WASHINGTON — Frank Denius was a 19-year-old staff sergeant when he and 700 other men of the US Army’s 30th Infantry Division — ‘‘Old Hickory’’ — found themselves on a hill in Mortain, Normandy, France, in August 1944 surrounded by four German Panzer divisions, including hundreds of tanks and heavy guns, and 40,000 Nazi troops, among them members of Hitler’s elite SS forces.
Mr. Denius, a forward artillery observer, and his comrades were trapped for six days. Half were killed or wounded in what the Texas-raised Mr. Denius, who died July 29 at 93, once called ‘‘an Alamo situation for sure.’’
The hill in question — Montjoie — was known to the Allied military as Hill 314 from its height in meters; although only 1,030 feet high, it was by far the highest point in the region.
General Dwight D. Eisenhower, commander of Allied forces in Europe, ordered Old Hickory to ‘‘hold it all costs’’ as part of an effort to block Hitler’s counterattack to drive the Allies out of France and across the English Channel after the Normandy landings that June. Mr. Denius had waded ashore with a 150-pound backpack on Omaha Beach in the hours after the initial D-Day invasion on June 6, 1944.
From the two ends of Montjoie’s summit, hundreds of yards apart, Mr. Denius and Second Lieutenant Bob Weiss were able to call in Allied air and artillery strikes against the Nazi forces firing on the hill with tanks, artillery, machine guns, and rifles, in Mr. Denius’s words, ‘‘24/7 for six days.’’
With no specific front line around the base of the hill, he and his comrades engaged in hand-to-hand or bayonet combat with German soldiers they encountered at night, as both sides tried to draw water from the nearest well or pick up food rations dropped by US aircraft.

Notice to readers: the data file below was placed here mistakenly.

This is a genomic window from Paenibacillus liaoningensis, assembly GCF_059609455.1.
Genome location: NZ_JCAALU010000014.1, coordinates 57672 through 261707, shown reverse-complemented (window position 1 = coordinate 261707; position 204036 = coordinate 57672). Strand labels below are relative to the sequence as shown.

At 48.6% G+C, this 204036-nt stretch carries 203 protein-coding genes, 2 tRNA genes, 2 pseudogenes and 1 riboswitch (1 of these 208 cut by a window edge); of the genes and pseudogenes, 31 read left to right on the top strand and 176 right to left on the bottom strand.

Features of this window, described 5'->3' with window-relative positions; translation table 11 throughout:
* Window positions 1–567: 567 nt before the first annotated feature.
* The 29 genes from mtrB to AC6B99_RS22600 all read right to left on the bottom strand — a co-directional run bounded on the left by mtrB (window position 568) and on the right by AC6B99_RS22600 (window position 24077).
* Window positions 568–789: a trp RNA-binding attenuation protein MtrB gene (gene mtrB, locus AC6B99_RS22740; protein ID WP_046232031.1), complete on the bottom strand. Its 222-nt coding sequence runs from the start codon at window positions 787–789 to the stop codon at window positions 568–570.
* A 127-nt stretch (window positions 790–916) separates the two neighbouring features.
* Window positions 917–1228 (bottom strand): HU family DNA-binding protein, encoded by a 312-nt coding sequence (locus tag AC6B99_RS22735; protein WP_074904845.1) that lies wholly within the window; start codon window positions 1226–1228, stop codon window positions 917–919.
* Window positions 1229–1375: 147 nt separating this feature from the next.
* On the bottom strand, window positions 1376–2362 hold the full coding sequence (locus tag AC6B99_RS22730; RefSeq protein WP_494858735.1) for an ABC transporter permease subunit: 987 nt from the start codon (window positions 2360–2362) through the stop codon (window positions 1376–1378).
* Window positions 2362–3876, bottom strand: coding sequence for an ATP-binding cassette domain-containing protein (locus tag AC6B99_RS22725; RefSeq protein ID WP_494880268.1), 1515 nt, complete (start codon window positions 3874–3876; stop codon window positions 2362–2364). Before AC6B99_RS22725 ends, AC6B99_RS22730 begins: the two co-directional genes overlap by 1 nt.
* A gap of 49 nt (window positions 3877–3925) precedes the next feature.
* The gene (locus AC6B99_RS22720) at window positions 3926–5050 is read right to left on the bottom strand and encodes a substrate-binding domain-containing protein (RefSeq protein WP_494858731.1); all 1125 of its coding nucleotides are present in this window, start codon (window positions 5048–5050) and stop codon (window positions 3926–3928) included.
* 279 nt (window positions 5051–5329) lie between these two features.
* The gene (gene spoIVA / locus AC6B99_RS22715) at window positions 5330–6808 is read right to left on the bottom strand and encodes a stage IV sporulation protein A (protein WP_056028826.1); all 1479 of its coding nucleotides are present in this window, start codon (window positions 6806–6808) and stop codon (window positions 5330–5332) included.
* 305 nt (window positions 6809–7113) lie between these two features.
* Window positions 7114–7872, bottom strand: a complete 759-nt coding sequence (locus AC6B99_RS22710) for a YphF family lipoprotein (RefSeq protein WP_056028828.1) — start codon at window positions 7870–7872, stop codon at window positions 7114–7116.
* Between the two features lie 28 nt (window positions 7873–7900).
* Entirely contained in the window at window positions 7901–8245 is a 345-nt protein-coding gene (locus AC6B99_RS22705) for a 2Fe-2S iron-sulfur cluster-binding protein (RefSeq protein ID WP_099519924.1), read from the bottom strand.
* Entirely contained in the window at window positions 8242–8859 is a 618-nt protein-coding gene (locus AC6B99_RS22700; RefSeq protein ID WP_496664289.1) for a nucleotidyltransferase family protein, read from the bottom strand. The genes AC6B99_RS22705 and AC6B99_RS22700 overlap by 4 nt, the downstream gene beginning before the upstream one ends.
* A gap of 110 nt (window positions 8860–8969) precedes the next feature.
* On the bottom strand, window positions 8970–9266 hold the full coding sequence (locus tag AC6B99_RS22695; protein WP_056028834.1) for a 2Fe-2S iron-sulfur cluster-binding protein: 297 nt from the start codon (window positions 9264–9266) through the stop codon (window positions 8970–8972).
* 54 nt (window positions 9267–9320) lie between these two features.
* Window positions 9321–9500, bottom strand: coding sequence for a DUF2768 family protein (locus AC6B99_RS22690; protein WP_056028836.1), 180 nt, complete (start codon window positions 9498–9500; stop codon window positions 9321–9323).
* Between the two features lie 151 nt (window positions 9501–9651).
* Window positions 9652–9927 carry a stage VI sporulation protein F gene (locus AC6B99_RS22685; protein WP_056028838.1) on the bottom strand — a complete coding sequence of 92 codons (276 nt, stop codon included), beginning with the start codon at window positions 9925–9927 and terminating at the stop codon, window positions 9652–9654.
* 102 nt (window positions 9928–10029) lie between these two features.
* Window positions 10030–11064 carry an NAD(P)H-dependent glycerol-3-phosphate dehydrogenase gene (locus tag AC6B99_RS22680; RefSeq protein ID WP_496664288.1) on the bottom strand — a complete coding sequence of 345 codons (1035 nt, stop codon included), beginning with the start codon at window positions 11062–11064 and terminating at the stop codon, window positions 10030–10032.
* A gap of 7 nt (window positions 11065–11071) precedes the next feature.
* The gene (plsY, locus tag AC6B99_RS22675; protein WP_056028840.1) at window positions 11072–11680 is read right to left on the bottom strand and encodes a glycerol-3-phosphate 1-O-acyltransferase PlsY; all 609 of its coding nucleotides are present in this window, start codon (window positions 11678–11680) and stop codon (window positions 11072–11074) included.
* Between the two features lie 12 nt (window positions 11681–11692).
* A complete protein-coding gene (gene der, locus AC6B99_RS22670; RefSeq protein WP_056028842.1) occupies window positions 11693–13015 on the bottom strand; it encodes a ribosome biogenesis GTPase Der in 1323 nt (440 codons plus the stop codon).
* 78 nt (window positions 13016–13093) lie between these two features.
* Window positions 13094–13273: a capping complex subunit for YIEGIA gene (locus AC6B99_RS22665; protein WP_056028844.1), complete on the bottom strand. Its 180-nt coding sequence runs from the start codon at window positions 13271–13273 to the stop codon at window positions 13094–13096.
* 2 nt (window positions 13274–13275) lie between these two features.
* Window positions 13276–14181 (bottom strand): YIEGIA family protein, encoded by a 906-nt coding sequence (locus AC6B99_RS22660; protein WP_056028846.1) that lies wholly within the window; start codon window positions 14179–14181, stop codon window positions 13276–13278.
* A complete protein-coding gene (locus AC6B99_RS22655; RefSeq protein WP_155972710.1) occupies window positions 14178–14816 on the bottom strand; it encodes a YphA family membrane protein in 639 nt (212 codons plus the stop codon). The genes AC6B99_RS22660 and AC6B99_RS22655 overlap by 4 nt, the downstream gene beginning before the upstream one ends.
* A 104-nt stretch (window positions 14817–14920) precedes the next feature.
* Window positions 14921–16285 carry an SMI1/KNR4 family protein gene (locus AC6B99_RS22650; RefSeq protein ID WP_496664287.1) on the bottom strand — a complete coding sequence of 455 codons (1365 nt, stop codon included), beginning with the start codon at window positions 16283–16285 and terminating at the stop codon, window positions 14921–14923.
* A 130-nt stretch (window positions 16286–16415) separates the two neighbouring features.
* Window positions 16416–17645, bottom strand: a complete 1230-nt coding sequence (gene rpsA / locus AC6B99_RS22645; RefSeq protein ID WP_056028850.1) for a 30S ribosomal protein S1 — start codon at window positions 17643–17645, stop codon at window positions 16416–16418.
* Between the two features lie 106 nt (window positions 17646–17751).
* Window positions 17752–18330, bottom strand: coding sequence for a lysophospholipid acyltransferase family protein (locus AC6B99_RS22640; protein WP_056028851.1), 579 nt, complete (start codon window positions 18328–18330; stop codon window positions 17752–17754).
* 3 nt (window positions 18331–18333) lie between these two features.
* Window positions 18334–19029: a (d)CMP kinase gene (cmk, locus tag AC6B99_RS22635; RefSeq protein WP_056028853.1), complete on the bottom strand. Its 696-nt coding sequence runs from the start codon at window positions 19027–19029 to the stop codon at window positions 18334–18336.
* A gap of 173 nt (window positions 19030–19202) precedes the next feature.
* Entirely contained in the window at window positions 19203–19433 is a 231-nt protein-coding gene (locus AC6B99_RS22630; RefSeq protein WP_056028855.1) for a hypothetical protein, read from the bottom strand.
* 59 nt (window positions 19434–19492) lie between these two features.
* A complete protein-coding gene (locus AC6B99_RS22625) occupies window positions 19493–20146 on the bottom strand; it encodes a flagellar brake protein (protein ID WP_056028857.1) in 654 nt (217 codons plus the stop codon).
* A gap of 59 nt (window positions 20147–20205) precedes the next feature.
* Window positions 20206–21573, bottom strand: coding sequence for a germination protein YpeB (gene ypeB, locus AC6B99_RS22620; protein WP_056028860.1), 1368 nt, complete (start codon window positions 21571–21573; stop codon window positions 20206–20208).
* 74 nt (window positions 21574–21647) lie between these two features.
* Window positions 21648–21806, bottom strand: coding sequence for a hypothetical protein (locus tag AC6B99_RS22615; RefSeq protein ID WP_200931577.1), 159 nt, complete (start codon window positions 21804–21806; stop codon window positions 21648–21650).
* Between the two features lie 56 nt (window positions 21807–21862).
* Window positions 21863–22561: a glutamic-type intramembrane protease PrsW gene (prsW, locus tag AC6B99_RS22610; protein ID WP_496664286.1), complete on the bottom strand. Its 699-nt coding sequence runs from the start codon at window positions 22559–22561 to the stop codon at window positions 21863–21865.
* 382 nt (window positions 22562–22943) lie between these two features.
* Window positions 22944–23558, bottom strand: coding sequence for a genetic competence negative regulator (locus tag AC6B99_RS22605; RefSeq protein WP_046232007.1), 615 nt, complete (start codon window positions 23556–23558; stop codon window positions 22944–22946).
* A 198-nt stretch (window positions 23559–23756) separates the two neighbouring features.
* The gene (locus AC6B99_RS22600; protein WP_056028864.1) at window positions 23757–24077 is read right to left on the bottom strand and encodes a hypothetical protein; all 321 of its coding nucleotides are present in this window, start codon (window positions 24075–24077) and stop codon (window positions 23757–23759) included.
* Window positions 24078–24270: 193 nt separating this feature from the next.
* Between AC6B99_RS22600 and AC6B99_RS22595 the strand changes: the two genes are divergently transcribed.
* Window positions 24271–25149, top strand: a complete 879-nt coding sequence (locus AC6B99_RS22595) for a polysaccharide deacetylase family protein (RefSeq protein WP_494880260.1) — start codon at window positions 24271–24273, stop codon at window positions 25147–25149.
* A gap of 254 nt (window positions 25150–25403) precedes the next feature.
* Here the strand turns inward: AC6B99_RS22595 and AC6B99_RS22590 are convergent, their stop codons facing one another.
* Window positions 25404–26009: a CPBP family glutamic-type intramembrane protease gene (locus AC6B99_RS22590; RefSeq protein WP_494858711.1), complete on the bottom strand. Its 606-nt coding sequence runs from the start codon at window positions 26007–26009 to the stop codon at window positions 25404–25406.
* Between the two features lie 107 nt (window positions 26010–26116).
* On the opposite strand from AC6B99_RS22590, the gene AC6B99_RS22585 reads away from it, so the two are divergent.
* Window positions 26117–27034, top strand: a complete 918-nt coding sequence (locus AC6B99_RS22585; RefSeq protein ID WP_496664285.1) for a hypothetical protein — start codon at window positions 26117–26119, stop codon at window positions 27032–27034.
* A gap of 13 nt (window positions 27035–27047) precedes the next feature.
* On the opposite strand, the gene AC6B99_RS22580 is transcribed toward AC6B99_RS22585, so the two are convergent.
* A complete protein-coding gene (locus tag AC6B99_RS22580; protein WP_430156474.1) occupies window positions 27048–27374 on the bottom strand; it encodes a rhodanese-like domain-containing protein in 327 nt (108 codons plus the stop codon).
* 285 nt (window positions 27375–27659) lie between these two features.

When Mr. Denius’s men’s food and medical supplies ran out, he even called in a ‘‘friendly fire’’ artillery strike on his own precise position, requesting nonexplosive shells containing food and morphine for men who were badly wounded or dying. ‘‘Are you sure you want us to do that?’’ came the reply of the radio operator, who knew that even without explosives, artillery shells could kill.
‘‘Back at the artillery line which was about 8-10 miles behind us, they took the propaganda shells [no explosives attached] and stuffed cotton and morphine and penicillin in those shells,’’ Mr. Denius said last year in an interview that was published on the Veterans Project blog, which honors the memory of American veterans of many wars.
Some of those shells buried themselves several feet in the ground, but Mr. Denius and his comrades dug them out. ‘‘Now you’d imagine that when those shells hit the ground it would mash up those supplies but we were still able to get some of the morphine and penicillin to the wounded troops,’’ he said.
Most historians say that Mortain was the battle that changed the outcome of the war in France after the Normandy landings. Senior German officers later acknowledged that defeat at Mortain was the ‘‘beginning of the end’’ for Hitler’s forces, which were forced back from Hill 314 in disarray.
Still with Old Hickory, Mr. Denius went on to help capture the German city of Aachen, part of the Nazis’ Siegfried Line. He fought in the Battle of the Bulge, one of the war’s bloodiest conflicts.
His decorations included four Silver Stars and two Purple Hearts.
Franklin Wofford Denius, who had trained at t he Citadel military college in Charleston, S.C., went to law school at the University of Texas after the war.
He built a reputation as a subtle but capable trial lawyer. He became a name partner in the firm Clark, Thomas, Denius, Winters & Harris, where he often represented President Lyndon B. Johnson in personal and business matters and became a lifelong friend to Johnson and his wife, Lady Bird.